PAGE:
Friday, September 29th, 2023

Supreme Court will revisit the application of the Confrontation Clause to forensic evidence.

The Supreme Court has granted certiorari in Smith v. Arizona, No. 22-899. The question presented is:

Whether the Confrontation Clause of the Sixth Amendment permits the prosecution in a criminal trial to present testimony by a substitute expert conveying the testimonial statements of a nontestifying forensic analyst, on the grounds that (a) the testifying expert offers some independent opinion and the analyst’s statements are offered not for their truth but to explain the expert’s opinion, and (b) the defendant did not independently seek to subpoena the analyst.

Defense counsel should be sure to make Confrontation Clause objections whenever the government seeks to use or admit forensic evidence at trial without calling the individual (or all of the individuals) who actually performed all of the underlying forensic testing.

Smith will hopefully bring some clarity to this area of law. The Supreme Court has long held that criminal defendants have a Sixth Amendment right to confront witnesses who provide forensic evidence. Thus, if a prosecutor wants to introduce the results of forensic testing, the defendant must have an opportunity to cross-examine the analyst responsible for the test. See Bullcoming v. New Mexico, 564 U.S. 647 (2011); Melendez-Diaz v. Massachusetts, 557 U.S. 305 (2009). But many prosecutors’ offices (and judges) have persisted in various efforts to resist and circumscribe this rule.

The Supreme Court last waded into this issue in Williams v. Illinois, 567 U.S. 50 (2012), in the context of DNA evidence. Williams includes four opinions that fail to “yield a single, useful holding.” United States v. James, 712 F.3d 79, 95 (2d Cir. 2013).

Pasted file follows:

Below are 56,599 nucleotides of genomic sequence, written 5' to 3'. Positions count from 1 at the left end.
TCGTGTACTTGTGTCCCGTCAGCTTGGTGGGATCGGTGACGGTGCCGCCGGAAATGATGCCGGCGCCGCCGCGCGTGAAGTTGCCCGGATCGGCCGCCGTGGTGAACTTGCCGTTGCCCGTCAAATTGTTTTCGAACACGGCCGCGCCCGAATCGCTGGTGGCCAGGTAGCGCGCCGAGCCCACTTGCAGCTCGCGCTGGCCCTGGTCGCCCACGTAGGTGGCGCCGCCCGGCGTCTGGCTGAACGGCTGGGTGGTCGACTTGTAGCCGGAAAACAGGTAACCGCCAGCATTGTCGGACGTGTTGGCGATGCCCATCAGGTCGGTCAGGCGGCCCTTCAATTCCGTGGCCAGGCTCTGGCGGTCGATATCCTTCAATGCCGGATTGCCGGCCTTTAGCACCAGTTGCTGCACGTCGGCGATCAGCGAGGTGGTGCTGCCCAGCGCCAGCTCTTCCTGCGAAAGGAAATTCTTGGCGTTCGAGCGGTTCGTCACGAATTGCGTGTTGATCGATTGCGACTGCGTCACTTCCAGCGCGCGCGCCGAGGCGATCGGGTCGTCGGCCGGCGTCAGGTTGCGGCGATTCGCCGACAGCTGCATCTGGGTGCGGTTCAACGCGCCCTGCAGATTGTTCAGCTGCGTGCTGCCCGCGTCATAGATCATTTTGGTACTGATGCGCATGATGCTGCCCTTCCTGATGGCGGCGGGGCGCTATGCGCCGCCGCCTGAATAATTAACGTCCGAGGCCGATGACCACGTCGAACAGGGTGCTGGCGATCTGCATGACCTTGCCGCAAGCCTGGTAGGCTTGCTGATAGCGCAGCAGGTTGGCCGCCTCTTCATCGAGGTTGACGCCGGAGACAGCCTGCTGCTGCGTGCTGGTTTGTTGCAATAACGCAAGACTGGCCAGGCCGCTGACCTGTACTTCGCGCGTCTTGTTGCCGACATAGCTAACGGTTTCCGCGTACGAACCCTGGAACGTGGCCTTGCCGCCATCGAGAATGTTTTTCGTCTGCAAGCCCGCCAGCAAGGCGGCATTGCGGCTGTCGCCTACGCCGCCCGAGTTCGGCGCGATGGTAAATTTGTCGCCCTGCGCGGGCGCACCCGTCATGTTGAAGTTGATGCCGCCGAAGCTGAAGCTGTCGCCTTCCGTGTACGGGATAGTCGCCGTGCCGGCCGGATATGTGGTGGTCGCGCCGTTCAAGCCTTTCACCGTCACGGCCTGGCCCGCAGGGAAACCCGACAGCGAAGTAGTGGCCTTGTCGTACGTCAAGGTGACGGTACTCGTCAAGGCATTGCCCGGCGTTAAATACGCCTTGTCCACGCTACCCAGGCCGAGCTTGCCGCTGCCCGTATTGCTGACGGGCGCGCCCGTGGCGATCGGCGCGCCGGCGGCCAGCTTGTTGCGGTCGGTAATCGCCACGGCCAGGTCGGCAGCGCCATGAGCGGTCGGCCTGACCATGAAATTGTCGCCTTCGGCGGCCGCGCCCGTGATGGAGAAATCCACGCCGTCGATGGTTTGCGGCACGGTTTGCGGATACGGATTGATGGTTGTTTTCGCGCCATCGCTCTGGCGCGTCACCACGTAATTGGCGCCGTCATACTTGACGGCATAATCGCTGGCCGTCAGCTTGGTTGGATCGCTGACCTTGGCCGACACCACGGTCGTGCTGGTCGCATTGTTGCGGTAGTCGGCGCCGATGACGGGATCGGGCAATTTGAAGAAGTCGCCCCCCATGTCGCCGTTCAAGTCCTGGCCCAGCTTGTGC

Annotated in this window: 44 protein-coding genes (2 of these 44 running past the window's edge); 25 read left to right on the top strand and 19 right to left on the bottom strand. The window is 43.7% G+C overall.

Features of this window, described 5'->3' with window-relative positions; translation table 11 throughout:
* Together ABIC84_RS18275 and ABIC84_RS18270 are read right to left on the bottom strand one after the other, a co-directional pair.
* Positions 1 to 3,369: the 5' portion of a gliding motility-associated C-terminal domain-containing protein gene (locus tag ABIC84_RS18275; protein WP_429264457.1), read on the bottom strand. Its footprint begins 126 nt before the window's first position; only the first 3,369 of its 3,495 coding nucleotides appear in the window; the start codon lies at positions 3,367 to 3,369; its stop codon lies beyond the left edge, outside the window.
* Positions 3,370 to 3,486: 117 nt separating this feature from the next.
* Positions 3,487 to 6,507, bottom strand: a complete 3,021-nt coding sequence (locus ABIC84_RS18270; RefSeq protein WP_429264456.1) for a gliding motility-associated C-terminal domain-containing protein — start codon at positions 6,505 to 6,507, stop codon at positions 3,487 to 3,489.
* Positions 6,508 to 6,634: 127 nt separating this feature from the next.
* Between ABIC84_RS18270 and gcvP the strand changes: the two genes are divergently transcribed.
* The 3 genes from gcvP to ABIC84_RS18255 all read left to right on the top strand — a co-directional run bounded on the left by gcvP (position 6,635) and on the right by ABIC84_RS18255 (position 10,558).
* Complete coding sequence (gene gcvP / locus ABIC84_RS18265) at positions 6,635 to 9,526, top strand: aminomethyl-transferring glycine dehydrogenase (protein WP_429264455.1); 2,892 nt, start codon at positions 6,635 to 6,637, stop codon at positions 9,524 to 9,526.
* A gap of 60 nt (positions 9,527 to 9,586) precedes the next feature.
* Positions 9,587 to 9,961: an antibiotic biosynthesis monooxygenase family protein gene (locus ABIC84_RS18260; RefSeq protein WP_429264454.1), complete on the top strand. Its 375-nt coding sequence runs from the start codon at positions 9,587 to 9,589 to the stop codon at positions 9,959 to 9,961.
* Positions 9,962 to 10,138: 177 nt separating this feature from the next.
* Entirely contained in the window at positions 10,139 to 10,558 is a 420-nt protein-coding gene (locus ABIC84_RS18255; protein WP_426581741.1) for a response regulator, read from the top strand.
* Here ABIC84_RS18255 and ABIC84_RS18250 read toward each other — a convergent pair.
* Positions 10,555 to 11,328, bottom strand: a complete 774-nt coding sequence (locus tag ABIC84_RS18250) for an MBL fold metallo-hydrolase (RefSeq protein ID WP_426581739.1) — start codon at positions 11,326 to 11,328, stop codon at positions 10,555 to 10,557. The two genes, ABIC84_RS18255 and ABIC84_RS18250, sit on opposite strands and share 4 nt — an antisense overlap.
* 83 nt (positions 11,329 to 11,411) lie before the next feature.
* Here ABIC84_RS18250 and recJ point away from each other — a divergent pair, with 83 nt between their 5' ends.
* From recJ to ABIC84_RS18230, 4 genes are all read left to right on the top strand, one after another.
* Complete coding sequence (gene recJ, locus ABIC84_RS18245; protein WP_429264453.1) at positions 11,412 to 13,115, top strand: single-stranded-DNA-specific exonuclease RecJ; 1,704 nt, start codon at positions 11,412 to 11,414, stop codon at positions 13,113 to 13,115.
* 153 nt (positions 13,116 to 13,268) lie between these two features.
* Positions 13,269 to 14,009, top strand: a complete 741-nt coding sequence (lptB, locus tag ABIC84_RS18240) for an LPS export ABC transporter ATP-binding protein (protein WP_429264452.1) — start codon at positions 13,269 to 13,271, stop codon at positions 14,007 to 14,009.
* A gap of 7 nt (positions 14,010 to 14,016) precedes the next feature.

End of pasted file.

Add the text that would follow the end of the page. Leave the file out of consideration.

In Williams, the petitioner/defendant was charged with rape in a bench trial. The prosecution called an expert who relied on a DNA profile produced by an outside laboratory to opine that the defendant’s DNA matched that DNA profile (which came from vaginal swabs of the victim). The prosecution argued that it did not need to call any witness from the laboratory that generated the swab DNA profile because this DNA profile was not being offered for its truth; it was just the basis for the testifying expert’s opinion that there was a DNA match.

Implausibly, four justices (Alito, Roberts, Kennedy, and Breyer) accepted this argument and agreed that the prosecution did not need to call the expert who generated the swab DNA profile, since that profile was not offered for its truth. These justices further opined that the swab DNA evidence was not “testimonial” since it was not generated “for the purpose of obtaining evidence to be used against petitioner, who was not even under suspicion at the time.” These justices cautioned that their decision was limited to the context of a bench trial, where the judge would readily understand the limited purpose for which the evidence was admitted.

In addition to joining this plurality, Justice Breyer wrote a concurrence adhering to the dissents in Melendez-Diaz and Bullcoming, and bemoaning the “economic and logistical burdens” that would be caused by requiring forensic analysts to testify.

Justice Thomas, meanwhile, authored an opinion agreeing that there was no Confrontation Clause violation (because the challenged forensic evidence “lacked the requisite ‘formality and solemnity’ to be considered ‘testimonial’”), but rejecting the plurality’s assertion that this DNA evidence was not offered for its truth. Justice Thomas also disputed the plurality’s suggestion that statements are only testimonial if they are made for the purpose of proving the guilt of a “particular criminal defendant,” pointing out that the Court had previously rejected this idea in Melendez-Diaz.

Finally, four justices (Kagan, Scalia, Ginsburg, and Sotomayor) dissented and opined that offering the swab DNA profile evidence without calling the analyst who generated it violated the Confrontation Clause: “Under our Confrontation Clause precedents, this is an open-and-shut case.”

Since it was decided, Williams has “sown confusion in courts across the country.” Stuart v. Alabama, 139 S. Ct. 36 (Mem.) (2018) (Gorsuch, J., dissenting from the denial of certiorari). The petition in Smith lays out the conflict, with many courts rejecting the Williams plurality’s not-for-the-truth rationale, but others accepting it. In Stuart, Justice Gorsuch, joined by Justice Sotomayor, urged the Court to take up this issue. Now that the Court has, it will be interesting to see how this newly constituted Court resolves this case.

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